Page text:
The Life And Times Of Sir Isaac Newton

2122 words - 8 pages

Sir Isaac Newton was born on January 4, 1643 (based on the Gregorian calendar) in Woolsthorpe, Lincolnshire, England. Growing up, he was never really close to his parents because his biological father died three months before he was born. Then, his mother remarried and left him to be raised by his grandparents. It was not until 1661, when Newton started studying at Cambridge University, that Newton took an interest in math and science. Then, in 1665, Newton was forced to go home because of an epidemic outbreak. During his time away from school, Newton started studying optics, math, and gravity. In addition, he started to create Calculus. Newton was allowed to return to Cambridge in 1667, and in 1669, he became a math professor. In between his return and appointment as a professor, he invented the reflecting telescope. This invention brought him into the limelight and in 1672 Newton was inducted into the Royal Society. He became the president of the Royal Society in 1703. Throughout his life, Newton also published books. Two of his books are The Opticks and Philosophiae Naturalis Principia Mathematica (Principia for short). In addition, in 1689, Newton became a member of parliament at Cambridge University, and in 1969, he became the warden of the Royal Mint. Newton was also knighted in 1705. Throughout his life, Newton was always seeking to learn and invent new things and ideas. He was never afraid to contradict or argue a point with other scientists of his day. However, even though Newton was a very famous thinker, he was often depressed. Newton died on March 31, 1727 and is buried in Westminster Abbey among other notable historic figures (“Isaac Newton (1643-1727)”).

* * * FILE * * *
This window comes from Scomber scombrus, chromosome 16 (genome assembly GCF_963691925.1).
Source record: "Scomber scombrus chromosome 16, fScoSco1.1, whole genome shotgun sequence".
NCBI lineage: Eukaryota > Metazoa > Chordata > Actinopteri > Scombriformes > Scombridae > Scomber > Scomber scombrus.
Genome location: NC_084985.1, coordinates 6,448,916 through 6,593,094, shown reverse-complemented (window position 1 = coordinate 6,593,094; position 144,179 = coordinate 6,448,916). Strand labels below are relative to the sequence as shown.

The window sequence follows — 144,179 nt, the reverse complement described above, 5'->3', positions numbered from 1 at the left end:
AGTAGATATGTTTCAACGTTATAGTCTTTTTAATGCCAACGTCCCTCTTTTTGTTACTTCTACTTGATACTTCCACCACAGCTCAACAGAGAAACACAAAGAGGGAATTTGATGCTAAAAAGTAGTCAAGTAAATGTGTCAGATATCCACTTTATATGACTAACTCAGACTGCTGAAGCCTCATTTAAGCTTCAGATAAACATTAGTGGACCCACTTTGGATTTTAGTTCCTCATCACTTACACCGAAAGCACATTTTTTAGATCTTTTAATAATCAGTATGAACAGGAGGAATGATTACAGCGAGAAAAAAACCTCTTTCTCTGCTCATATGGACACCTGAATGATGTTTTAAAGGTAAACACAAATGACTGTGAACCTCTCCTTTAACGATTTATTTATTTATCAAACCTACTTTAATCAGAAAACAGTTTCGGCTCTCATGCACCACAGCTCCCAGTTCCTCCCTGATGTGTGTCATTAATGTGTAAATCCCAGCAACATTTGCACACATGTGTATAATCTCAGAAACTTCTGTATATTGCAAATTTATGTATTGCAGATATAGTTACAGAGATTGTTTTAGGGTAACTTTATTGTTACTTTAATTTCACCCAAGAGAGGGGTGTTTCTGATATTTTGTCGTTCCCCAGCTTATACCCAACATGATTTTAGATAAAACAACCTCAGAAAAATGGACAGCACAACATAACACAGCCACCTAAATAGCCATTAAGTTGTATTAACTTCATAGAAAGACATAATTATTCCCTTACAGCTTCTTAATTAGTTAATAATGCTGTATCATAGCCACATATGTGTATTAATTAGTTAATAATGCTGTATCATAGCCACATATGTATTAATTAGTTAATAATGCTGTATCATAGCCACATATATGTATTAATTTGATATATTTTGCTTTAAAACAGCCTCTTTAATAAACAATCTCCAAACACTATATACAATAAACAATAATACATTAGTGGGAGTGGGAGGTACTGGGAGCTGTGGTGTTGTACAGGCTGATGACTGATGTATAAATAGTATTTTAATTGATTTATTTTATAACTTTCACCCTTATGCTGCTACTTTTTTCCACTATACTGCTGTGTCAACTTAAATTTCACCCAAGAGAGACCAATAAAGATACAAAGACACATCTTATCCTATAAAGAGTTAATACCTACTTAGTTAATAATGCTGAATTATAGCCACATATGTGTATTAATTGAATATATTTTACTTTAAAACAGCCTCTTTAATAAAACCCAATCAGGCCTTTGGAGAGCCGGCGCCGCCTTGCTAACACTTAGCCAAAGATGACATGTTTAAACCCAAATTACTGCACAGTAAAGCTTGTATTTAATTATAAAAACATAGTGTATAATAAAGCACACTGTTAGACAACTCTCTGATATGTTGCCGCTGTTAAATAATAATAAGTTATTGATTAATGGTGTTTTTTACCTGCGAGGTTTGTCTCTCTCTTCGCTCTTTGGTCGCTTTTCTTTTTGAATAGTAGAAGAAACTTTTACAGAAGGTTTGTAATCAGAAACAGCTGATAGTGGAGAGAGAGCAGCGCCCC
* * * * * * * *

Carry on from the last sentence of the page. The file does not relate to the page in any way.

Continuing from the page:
Throughout his life, Newton was influenced by numerous scientists. Many of them lived before him and he based his theories off of some of the discoveries that they made. A few scientists who lived just before Newton’s life were Nicolaus Copernicus, Galileo Galilei, Robert Hooke. Copernicus discovered the heliocentric theory. This idea was revolutionary because before his theory, people believed that the sun revolved around the earth (geocentric theory). However, Copernicus presented the theory that the earth revolved around the sun (heliocentric theory). Another scientist, Galileo Galilei, created the first telescope. Thus, with his new invention, he was able to see the Milky Way, features of the Moon, and Jupiter’s moons. While observing Jupiter’s moons, he saw that the moons orbited around Jupiter, not earth. With this new information, he was able to disprove the geocentric theory because Jupiter’s moons did not orbit around Earth, but rather Jupiter. Galileo also found that everything fell at the same speed. He tested this theory by dropping two balls (one heavier and one lighter) off of the Leaning Tower of Pisa. They both hit the ground at the same time (“Astronomy and Space for Kids”). In addition, Galileo proposed the idea of inertia (“The...

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